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Friend's child bitten on face by their dog - mothers reaction worries me

11 replies

namechangerbat · 12/12/2011 21:50

"friend" has two small kids. Saw them out today. Oldest has picture wounds to each side of his nose on his cheeks, bruising and scratches (he's just 3).

I said OH MY GOD what happened. The mother laughed and explained that he had gone into his bedroom and jumped on his bed which woke the dog up that was sleeping on his bedroom floor and dog had bitten him.

I made some concerned faces and asked wha would happen to the dog now, whispered was it being PTS etc, she replied no and that DC "would learn" not to "wind the dog up"

I was aghast. Have told Dp and he thinks I should phone some one, but we don't know who.

OP posts:
namechangerbat · 12/12/2011 21:50


OP posts:
HarrietJones · 12/12/2011 22:07

Has he seen GP/dr/HV? Do they still do tetanus for bites?

They would report to children's services. I've seen referrals like that.

LoopyLoopsWoopDeWoops · 12/12/2011 22:09

I would expect her to have taken him to the GP, surely? I don't think talking about destroying the dog is in any way helpful, but an eye does need to be kept on the situation.

EatMeDates · 12/12/2011 22:11

Loopy people who put a mutt before their own child. No advice I'm afraid, but would be worried, too.

LemonDifficult · 12/12/2011 22:13

Do you have any mutual friends? I think you maybe need to see if this is the full picture.

I wouldn't generally advocate gossiping but I think it might be worth taking the opinion of someone else who knows this family before ring up SS.

NotJustForClassic · 12/12/2011 22:16

This reply has been deleted

Message withdrawn at poster's request.

ohbugrit · 12/12/2011 22:23

Sounds like a) she isn't taking it seriously enough (tetanus is a minor consideration vs the infection risk, the child may require antibiotics), b) we don't know enough about the situation.

Did the child hurt the dog, thereby making it an understandable reaction? Does the dog just need to be given somewhere other than a child's bedroom floor to retreat to? Is this child allowed to annoy the dog, or invade its space routinely? Are other factors at play here, causing the dog to be stressed and at increased risk of biting? Has this dog been trying to get across the message that it's fed up but it isn't being noticed or acted upon appropriately?

Way too many ifs and buts to call this one. All that is certain is that the mum needs to take action, more than she has (as far as you know, OP).

washngo · 12/12/2011 22:24

I think her reaction is really worrying as it doesn't sound like she was very concerned, but it does remind me of something that happened to my little brother. When he was 5 he took the toy my dog was playing with and in her attempt to get it back she made 3 small puncture wounds in his cheek. Lots of blood, looked awful but when cleaned up was just 3 little holes. After a LOT of crying by every family member we took the dog to the vet to hear what he thought we should do. He told us that if the dog had been trying to bite my brother then the wounds would have been v different and much worse. He said wasost likely just a misplaced snarl and she caught him. Dog still alive today but my mum is VERY careful with her, and never ever leaves her alone with any small children. So that the dog is still alive is perhaps no so worrying as the mothers lack of care about it.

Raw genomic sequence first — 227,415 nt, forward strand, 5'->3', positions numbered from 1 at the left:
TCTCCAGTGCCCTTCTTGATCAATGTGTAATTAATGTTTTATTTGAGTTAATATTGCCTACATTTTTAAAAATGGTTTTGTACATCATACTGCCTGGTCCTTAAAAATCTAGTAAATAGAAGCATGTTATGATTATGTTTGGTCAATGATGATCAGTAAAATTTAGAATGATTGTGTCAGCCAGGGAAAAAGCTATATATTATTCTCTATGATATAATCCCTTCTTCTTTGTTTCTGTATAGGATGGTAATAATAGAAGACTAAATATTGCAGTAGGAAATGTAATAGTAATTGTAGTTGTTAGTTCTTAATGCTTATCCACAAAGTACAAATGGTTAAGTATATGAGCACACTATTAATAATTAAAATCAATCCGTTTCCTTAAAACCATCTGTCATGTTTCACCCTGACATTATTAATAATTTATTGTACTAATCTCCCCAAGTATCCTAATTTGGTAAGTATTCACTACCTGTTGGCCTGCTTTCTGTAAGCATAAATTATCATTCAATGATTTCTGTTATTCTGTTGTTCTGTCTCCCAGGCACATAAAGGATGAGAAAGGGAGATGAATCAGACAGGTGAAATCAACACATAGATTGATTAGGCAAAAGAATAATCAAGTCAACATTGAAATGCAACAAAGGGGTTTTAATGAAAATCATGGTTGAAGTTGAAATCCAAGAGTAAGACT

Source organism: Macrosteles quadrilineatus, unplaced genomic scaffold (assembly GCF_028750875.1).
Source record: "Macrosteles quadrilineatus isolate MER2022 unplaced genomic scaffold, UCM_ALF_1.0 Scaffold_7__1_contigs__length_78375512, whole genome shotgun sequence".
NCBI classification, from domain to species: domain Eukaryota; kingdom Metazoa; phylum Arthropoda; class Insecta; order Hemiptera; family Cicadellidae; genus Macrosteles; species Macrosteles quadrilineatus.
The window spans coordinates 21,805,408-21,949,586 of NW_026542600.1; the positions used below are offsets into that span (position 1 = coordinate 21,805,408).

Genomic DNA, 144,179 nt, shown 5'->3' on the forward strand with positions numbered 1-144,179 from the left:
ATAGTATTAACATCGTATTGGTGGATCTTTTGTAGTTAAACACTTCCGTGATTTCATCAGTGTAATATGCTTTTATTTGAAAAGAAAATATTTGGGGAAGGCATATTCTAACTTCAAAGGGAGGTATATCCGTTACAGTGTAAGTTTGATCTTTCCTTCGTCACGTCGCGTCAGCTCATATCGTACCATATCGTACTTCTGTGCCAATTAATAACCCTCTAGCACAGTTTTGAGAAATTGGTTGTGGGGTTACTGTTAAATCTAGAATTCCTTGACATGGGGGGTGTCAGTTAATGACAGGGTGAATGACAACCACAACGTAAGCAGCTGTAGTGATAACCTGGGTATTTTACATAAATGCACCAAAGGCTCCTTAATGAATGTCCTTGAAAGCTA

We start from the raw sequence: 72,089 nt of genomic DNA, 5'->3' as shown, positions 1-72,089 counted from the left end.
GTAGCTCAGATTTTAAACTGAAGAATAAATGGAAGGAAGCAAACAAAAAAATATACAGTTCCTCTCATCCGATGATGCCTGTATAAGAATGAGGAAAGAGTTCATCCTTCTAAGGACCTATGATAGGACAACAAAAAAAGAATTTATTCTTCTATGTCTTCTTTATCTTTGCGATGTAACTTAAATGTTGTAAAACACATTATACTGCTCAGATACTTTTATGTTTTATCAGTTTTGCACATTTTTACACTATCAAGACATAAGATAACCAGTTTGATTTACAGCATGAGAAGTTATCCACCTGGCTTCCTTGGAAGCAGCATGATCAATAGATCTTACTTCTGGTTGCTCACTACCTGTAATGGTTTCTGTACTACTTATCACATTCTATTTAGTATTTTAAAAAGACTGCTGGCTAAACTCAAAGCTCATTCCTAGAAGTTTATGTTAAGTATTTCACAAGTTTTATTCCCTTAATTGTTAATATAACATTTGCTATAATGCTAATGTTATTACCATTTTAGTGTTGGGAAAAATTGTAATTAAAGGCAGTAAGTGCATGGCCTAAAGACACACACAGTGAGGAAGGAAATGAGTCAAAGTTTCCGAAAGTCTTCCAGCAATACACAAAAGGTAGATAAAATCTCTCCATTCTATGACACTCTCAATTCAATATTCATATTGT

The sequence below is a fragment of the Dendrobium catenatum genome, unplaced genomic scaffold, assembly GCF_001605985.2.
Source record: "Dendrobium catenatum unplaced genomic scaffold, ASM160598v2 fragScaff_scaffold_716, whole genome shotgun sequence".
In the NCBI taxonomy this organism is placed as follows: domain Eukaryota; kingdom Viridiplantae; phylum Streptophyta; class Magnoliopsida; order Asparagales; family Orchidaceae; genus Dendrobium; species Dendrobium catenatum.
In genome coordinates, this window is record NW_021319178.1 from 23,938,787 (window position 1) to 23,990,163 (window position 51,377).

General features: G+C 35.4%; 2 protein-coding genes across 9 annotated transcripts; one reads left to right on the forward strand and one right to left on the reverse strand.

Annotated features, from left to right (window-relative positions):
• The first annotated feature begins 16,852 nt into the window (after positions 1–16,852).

andaPontyinaPearTreeeeee · 12/12/2011 22:26


My DSDs' neighbour was killed by her uncle's dog earlier this year. She was 18 months old. :( How can anyone not take dog attacks like in the OP seriously when it could so easily have been worse. To laugh it off... Hope it was just 'nervous laughter'

namechangerbat · 12/12/2011 22:27

I know that the child wasn't seen by a doctor.

Mother cleaned him up with a flannel and she had said that the swellin had all gone by the morning and now the bruising was coming out there is nothing to worry about

I've Spent lots of time at their house. The child's room is next to the living room so dogs often go from one from to other to get away from bouncy 3yr old

I also know that they are not walked often (once a week maybe) as she can't handle both dogs and both kids out at once.

OP posts:
ohbugrit · 12/12/2011 22:35

While I don't for a second debate that the mother's reaction here seems inappropriate, it would probably be most sensible to avoid using language such as "attack" to refer to this event. Dogs which attack don't leave a couple of minor punctures. From the further info given by the OP my bet is on an understimulated, stressed dog acting in rash self-defence when threatened by a lumbering scary 3 year old. Yes, action is needed badly here, but this dog (from the info supplied so far) does not need to be destroyed.

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